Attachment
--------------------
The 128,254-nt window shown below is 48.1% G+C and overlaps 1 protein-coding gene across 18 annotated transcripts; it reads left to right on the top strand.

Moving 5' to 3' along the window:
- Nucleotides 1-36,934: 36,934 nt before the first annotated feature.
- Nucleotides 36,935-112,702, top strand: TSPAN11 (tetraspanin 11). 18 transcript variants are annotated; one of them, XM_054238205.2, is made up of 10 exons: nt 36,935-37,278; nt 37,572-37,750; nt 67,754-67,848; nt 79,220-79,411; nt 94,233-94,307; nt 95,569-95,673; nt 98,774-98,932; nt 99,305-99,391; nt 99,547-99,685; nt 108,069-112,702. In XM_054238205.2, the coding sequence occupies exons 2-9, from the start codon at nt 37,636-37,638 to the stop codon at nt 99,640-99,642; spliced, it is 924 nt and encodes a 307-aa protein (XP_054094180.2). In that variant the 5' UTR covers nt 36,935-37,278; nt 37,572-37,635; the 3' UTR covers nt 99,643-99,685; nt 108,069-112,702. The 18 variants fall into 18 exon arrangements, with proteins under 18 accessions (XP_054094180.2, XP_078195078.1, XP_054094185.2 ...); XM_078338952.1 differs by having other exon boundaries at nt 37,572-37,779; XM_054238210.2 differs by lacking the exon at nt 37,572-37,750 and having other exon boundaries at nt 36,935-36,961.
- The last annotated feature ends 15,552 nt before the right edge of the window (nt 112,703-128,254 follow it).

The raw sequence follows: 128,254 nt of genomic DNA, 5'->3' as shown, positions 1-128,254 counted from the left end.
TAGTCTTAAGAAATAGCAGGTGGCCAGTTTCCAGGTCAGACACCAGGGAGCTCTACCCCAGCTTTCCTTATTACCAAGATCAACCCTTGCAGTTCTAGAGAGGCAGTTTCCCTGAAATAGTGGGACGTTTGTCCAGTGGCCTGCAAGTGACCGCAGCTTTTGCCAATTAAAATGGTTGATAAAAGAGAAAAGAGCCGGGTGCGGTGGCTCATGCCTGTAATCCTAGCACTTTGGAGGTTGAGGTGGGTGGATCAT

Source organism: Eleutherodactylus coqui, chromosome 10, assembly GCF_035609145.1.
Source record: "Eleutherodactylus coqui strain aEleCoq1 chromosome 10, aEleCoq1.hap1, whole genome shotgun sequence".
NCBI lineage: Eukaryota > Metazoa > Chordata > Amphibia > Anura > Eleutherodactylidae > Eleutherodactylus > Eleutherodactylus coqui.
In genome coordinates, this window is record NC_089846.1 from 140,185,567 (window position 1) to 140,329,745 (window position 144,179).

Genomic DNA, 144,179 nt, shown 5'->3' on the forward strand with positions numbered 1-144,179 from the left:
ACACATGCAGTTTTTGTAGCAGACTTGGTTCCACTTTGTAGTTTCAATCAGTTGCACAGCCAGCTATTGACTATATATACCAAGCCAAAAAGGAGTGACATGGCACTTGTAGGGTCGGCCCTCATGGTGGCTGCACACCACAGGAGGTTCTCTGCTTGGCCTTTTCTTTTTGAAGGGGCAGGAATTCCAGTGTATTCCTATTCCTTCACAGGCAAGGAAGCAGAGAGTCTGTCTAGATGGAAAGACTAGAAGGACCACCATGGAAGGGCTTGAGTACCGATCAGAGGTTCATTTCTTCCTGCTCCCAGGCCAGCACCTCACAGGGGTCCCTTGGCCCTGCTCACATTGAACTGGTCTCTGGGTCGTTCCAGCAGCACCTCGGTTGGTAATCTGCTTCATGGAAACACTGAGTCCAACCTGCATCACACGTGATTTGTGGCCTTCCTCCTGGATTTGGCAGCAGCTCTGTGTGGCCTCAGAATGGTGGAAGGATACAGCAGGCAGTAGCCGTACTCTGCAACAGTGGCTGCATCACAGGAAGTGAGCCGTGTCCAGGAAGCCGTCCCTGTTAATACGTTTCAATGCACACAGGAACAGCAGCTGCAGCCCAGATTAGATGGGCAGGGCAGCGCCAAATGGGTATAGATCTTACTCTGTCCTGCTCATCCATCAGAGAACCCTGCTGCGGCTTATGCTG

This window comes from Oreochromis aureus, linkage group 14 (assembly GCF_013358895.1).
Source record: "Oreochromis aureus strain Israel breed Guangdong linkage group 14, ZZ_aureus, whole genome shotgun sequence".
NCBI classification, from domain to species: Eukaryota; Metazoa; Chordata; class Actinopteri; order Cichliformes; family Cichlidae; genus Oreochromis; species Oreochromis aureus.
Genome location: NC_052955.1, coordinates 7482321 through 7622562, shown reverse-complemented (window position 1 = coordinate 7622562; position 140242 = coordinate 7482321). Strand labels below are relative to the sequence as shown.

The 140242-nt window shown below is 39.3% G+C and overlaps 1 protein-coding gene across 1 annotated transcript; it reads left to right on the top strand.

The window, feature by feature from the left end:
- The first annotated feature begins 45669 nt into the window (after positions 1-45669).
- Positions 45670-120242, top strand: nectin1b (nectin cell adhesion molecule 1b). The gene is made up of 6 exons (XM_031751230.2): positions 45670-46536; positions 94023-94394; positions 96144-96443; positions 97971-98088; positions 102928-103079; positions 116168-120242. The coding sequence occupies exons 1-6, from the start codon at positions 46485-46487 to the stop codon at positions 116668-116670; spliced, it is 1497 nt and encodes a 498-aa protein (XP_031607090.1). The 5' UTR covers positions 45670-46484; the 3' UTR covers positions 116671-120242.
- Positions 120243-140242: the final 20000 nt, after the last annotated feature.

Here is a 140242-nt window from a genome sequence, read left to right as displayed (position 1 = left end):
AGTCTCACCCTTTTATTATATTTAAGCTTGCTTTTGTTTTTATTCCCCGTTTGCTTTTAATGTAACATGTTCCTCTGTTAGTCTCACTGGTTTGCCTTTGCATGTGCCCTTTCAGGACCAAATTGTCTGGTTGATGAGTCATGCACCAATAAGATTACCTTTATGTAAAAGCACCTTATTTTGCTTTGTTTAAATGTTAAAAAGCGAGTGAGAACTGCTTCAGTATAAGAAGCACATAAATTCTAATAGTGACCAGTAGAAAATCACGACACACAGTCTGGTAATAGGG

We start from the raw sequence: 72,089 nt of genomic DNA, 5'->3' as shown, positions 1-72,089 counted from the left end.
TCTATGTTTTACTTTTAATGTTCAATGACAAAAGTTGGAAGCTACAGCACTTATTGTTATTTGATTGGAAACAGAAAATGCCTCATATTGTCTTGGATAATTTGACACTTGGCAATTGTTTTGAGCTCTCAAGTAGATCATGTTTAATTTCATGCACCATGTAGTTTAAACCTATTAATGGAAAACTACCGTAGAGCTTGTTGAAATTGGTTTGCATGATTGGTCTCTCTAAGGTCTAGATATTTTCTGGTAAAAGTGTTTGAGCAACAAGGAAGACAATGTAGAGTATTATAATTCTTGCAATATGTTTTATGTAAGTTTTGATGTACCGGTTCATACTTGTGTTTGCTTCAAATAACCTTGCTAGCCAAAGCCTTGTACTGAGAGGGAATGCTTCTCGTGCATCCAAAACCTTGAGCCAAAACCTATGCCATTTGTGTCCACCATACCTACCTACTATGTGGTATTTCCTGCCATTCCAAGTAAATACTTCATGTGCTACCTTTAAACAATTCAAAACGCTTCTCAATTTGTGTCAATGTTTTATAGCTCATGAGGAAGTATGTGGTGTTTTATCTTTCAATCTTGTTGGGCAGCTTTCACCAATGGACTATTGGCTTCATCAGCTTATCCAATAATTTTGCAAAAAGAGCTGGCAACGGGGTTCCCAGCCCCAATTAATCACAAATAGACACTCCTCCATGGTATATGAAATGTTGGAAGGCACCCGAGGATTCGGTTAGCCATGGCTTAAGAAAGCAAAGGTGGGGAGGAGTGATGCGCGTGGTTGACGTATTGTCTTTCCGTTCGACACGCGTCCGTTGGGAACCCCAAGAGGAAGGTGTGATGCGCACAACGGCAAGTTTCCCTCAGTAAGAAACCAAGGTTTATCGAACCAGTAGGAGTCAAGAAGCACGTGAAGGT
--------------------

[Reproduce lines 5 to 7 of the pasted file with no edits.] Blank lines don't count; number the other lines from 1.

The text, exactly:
- The last annotated feature ends 15,552 nt before the right edge of the window (nt 112,703-128,254 follow it).

The raw sequence follows: 128,254 nt of genomic DNA, 5'->3' as shown, positions 1-128,254 counted from the left end.
TAGTCTTAAGAAATAGCAGGTGGCCAGTTTCCAGGTCAGACACCAGGGAGCTCTACCCCAGCTTTCCTTATTACCAAGATCAACCCTTGCAGTTCTAGAGAGGCAGTTTCCCTGAAATAGTGGGACGTTTGTCCAGTGGCCTGCAAGTGACCGCAGCTTTTGCCAATTAAAATGGTTGATAAAAGAGAAAAGAGCCGGGTGCGGTGGCTCATGCCTGTAATCCTAGCACTTTGGAGGTTGAGGTGGGTGGATCAT